Bruce Willis (left) is back, with Jai Courtney and Sebastian Koch in the latest instalment of the troubled Die Hard franchise.
A GOOD DAY TO DIE HARD (John Moore). 97 minutes. Some subtitles. Opens today (Thursday, February 14). For venues and times, see listings. Rating: NN
The original Die Hard is a hell of a thing - a sleek, gleaming thriller that ushers you gradually into its preposterously scaled action beats, with Bruce Willis as a scared, desperately outmatched hero to keep it all compelling.
Five movies and a quarter-century later, there's no time for that crap. A Good Day To Die Hard is just "strap in, blow up, go home," with a couple of passing nods to John McTiernan's 1988 masterwork. If the first film was a finely tuned machine, this one's a great big ugly Mack truck of shooting and exploding and yelling, all shakycams and quick cuts and incomprehensible action blocking. (It's designed to be shown in large-format IMAX, but that might actually make people throw up.)
Blame goes to screenwriter Skip Woods (Swordfish) and journeyman director John Moore, who made the passable remake of The Flight Of The Phoenix and the atrocious remake of The Omen. Both men are willing to throw out a quarter-century of goodwill toward a beloved action franchise in order to make an utterly generic action movie that just happens to star Willis's indestructible John McClane.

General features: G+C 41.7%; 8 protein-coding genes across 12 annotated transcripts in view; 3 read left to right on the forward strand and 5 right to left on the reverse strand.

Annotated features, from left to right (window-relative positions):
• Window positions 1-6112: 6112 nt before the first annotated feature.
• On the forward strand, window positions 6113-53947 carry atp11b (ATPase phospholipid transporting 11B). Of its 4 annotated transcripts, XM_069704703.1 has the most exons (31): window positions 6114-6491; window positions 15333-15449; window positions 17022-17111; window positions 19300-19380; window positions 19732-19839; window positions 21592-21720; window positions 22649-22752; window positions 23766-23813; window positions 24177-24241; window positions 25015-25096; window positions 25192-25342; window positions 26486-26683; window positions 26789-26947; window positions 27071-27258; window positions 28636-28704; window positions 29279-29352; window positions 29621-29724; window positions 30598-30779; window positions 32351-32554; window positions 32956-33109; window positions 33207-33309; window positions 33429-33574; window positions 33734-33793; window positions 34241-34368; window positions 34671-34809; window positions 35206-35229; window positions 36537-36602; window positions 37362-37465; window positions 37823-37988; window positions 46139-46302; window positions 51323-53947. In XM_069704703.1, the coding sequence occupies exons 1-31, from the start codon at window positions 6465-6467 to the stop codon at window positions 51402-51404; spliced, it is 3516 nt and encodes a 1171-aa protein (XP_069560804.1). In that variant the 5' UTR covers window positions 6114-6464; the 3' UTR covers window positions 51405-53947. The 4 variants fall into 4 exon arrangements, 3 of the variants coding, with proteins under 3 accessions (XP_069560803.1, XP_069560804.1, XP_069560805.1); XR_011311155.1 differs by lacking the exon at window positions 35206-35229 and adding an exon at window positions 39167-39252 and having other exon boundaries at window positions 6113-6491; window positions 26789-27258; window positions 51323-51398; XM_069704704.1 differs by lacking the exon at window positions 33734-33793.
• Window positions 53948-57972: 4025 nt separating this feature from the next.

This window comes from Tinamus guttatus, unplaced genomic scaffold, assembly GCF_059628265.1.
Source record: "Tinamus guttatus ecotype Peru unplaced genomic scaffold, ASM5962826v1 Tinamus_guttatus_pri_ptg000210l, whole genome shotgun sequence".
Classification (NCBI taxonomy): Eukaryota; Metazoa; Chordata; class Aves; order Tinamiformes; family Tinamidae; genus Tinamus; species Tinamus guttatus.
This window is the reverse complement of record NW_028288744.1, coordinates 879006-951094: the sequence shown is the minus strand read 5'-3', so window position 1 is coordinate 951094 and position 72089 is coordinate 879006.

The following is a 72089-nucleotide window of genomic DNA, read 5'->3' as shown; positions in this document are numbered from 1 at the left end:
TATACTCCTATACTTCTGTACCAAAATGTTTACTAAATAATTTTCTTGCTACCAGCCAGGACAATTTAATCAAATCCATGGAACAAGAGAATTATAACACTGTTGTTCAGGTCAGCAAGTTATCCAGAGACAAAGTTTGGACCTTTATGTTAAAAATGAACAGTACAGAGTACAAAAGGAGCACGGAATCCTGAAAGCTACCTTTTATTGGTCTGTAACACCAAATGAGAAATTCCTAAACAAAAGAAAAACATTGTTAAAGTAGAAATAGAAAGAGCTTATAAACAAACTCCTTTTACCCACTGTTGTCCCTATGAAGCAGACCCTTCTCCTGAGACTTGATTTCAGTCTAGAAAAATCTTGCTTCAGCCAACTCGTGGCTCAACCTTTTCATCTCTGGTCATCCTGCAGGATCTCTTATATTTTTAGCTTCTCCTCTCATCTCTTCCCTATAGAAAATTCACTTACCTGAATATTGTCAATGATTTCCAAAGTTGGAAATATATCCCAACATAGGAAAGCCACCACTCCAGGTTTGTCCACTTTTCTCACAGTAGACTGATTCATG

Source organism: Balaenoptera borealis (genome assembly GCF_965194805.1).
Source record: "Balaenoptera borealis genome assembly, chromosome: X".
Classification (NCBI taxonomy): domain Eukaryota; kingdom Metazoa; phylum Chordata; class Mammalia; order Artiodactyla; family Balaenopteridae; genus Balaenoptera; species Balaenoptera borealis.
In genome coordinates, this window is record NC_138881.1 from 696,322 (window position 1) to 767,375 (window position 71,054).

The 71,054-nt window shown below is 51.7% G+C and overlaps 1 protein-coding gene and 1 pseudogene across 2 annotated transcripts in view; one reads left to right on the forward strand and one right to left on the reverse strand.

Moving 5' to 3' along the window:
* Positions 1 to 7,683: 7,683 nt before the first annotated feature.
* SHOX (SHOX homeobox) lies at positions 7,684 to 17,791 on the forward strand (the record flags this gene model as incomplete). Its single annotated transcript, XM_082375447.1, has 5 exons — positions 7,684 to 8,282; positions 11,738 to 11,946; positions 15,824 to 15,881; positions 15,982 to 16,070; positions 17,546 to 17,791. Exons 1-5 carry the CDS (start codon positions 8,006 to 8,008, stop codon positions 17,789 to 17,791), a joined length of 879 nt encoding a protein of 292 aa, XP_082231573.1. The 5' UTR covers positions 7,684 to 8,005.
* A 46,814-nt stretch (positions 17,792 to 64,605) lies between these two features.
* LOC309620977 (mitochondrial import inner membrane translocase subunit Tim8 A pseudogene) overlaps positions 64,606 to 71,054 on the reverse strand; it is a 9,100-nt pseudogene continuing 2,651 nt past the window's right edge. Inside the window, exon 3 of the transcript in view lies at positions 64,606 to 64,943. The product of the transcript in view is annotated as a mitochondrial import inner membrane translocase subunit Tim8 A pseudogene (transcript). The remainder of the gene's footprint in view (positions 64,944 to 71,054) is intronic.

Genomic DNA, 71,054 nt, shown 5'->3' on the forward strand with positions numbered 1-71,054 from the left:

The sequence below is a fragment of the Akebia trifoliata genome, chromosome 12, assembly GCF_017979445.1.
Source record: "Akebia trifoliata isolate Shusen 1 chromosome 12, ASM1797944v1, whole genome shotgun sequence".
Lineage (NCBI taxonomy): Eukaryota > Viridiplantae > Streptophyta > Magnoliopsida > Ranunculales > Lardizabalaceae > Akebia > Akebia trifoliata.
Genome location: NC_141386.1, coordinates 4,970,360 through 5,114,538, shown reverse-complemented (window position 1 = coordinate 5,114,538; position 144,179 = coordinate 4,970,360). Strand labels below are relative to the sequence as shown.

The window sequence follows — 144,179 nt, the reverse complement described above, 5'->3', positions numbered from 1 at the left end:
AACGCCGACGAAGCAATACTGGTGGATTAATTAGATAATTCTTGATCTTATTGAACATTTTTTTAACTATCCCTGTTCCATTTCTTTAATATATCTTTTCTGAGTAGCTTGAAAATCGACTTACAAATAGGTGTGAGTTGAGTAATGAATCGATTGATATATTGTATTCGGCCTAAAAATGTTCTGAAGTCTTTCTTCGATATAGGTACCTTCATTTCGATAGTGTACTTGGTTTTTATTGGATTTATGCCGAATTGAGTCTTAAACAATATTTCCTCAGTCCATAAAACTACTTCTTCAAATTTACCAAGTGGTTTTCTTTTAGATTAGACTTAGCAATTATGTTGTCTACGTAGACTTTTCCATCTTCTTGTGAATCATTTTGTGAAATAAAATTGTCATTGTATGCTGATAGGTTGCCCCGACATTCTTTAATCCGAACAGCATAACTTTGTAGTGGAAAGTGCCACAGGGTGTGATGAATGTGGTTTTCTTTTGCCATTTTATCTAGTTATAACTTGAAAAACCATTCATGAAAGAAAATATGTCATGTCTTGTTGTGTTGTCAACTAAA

The plot's an incoherent mess designed to pair McClane with his estranged adult son (Jai Courtney), who's secretly a CIA agent charged with rescuing an imprisoned Russian billionaire (Sebastian Koch, a dead ringer for Antonio Banderas), and have them reconcile under fire in Moscow. But Moore's so in love with his cataclysmic action sequences (and so heedless of the collateral damage, which is fairly disturbing for this series) that he's forgotten to include the character details that might make us care about any of it.
And though decency prevents me from spoiling the ending... well, let's just say it turns out the line between "preposterous" and "outright stupid" ain't that fine after all.Norman Wilner